Dutch firm replaces 'unsustainable' scheme with APG's PPI
Randstad, a Dutch temporary employment agency, is to close its €989m pension fund for permanent staff in favour of a defined contribution (DC) PPI vehicle run by APG and ABN Amro.
The company said it opted for the PPI due to low interest rates and its own “unsustainable” DC arrangements.
It also cited the “increasingly individual” matter of pensions accrual.
Randstad said accrual would continue in the PPI from 1 July, adding that active participants would be allowed to transfer pension rights to the vehicle.
Raimond Schikhof, the pension fund’s director, said participants might also have the option of transferring 50% of their existing pension rights to the PPI.
“For some participants, a value transfer could be attractive to achieve a tailor-made investment policy,” he said.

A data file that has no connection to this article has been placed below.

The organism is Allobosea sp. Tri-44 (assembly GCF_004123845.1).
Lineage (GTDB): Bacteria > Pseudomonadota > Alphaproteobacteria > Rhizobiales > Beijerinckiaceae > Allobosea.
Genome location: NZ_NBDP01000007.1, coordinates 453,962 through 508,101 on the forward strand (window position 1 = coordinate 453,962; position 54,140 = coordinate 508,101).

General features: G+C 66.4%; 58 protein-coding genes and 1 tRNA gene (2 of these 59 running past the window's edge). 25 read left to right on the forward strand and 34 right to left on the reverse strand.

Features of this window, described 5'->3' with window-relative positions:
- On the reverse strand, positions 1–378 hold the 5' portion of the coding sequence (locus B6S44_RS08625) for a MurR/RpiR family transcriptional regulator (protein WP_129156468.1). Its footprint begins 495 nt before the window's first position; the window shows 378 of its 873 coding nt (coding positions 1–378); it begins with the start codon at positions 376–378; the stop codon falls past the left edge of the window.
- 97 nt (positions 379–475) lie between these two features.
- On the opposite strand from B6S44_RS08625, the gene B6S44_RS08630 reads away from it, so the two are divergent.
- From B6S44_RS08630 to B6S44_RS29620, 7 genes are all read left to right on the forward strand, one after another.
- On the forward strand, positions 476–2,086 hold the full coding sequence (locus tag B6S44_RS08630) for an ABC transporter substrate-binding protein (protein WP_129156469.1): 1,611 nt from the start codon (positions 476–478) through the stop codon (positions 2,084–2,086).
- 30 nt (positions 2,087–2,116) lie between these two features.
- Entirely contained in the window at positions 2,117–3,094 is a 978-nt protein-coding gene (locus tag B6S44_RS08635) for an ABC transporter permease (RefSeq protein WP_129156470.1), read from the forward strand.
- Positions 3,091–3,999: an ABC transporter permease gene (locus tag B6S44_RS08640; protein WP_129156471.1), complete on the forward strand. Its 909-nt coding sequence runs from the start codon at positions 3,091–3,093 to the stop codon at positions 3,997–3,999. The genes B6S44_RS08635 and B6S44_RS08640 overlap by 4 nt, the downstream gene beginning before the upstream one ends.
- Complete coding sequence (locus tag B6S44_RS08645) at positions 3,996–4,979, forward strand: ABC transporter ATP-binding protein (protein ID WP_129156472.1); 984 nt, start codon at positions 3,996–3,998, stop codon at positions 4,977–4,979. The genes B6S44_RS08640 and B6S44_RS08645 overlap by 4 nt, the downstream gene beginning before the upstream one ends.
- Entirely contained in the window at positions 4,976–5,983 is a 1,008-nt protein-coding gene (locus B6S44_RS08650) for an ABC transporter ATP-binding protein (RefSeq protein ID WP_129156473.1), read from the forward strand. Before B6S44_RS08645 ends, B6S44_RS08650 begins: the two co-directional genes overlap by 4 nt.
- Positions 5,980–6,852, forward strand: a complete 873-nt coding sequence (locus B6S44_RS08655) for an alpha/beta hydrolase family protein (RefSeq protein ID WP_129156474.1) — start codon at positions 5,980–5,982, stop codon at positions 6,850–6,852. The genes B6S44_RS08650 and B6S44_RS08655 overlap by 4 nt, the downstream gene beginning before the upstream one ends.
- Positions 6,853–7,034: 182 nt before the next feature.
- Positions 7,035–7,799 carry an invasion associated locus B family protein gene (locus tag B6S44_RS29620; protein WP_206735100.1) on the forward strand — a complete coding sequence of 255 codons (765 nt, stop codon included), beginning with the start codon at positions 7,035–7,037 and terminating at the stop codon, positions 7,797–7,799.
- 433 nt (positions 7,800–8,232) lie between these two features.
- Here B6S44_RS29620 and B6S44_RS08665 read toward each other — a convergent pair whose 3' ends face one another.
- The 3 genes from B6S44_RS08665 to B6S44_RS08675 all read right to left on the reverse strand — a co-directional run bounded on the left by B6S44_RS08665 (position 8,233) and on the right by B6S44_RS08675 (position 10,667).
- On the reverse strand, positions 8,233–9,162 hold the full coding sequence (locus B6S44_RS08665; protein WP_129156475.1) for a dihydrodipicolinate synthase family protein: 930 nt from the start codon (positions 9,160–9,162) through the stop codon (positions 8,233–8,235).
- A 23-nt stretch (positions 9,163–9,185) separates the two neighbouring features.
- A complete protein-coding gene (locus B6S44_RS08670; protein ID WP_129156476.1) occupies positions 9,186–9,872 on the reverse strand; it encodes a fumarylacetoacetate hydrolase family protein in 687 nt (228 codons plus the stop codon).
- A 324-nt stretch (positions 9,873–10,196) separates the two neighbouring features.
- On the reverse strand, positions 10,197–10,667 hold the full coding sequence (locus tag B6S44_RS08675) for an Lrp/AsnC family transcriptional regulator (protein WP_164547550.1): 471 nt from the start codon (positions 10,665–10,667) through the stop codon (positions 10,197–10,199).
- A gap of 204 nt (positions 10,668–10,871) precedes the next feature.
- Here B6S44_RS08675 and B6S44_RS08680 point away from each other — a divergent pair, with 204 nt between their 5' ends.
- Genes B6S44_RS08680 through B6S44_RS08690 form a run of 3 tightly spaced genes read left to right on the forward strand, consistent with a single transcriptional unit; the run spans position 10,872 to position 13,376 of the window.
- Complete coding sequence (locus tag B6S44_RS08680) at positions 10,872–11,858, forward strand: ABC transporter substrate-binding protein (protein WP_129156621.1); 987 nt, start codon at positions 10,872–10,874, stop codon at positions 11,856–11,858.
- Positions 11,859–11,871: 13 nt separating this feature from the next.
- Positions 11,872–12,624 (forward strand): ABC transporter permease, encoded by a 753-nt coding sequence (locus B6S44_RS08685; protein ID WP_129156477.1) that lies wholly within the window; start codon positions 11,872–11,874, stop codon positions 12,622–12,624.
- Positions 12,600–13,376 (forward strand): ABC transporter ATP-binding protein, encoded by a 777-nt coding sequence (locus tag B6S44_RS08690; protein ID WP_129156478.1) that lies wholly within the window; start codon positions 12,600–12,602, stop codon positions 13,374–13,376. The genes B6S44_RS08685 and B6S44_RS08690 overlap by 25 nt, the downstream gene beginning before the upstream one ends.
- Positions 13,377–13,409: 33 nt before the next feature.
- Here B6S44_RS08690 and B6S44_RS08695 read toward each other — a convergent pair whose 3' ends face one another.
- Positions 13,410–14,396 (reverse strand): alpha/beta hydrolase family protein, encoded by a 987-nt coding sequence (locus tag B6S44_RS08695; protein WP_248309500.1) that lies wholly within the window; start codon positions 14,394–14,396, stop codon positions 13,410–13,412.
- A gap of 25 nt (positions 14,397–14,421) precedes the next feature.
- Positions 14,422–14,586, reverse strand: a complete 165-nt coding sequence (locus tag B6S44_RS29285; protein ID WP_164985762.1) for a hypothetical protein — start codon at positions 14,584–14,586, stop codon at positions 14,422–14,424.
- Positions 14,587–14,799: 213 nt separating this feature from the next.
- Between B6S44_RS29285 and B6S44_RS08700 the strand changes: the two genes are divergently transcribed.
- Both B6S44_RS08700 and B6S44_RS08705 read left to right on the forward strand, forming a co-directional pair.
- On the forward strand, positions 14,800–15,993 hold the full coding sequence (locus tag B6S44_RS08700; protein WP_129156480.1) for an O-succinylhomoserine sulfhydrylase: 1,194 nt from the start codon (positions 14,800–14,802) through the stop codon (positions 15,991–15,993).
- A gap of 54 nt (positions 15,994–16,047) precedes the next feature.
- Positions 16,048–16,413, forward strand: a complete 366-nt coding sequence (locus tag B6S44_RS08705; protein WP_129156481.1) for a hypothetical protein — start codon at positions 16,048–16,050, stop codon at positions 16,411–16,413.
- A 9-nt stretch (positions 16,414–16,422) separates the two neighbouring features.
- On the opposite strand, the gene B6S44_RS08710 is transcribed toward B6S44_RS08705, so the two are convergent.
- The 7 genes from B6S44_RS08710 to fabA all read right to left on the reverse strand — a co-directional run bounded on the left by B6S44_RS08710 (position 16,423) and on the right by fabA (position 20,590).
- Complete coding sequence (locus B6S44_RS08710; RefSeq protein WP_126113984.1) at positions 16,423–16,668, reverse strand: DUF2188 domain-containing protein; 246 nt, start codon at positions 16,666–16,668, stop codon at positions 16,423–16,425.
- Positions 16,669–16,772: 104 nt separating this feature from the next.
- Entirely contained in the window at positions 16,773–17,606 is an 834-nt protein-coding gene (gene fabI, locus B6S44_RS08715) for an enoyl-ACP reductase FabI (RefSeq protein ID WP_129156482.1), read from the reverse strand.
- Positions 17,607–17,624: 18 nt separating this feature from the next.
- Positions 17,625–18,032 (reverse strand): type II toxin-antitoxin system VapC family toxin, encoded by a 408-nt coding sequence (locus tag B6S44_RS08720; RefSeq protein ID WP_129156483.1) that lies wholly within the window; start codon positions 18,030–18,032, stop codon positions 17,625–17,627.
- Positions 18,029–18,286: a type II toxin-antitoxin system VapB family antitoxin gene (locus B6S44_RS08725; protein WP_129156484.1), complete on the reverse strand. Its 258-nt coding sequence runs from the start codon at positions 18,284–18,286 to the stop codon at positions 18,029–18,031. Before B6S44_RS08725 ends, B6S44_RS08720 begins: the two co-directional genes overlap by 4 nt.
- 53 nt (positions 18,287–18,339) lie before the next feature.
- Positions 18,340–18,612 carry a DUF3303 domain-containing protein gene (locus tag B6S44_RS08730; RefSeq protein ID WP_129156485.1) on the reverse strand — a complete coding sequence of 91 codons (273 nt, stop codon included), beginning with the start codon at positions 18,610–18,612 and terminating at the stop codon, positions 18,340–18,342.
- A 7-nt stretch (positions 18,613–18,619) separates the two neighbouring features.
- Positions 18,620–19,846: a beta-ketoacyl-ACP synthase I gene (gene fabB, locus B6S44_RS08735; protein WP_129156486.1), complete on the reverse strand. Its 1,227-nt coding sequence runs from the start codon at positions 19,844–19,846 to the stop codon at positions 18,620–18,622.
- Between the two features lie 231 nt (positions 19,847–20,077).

The PPI offers not only standard lifecycle investment but also an individual investment mix and the purchase of a fully guaranteed pension.
However, Schikhof said he expected most of the scheme’s 16,000 participants would opt for leaving their rights with the old pension fund, despite its modest chances for indexation.
At June-end, the scheme’s funding stood at 105.7%.
However, this is expected to fall by 5 percentage points, following the recent reduction of the ultimate forward rate, which is used as part of the discount rate for liabilities.
Randstad said it expected its contribution, under the new pension arrangements, would fall from €27m to €22m.
It said €4m of the difference would benefit workers, as their premium would be reduced from 7.5% to 5%.
Schikhof said the remaining €1m would be used for pension provision at the closed scheme for the time being.
In its annual report, the pension fund said it would remain a predominantly young scheme, with sufficient scale.
It said it expected to maintain its portfolio mix of 55% fixed income holdings and 45% return-seeking investments.
The closed pension fund also said it would continue to explore options for a value transfer, including joining the new general pension fund APF.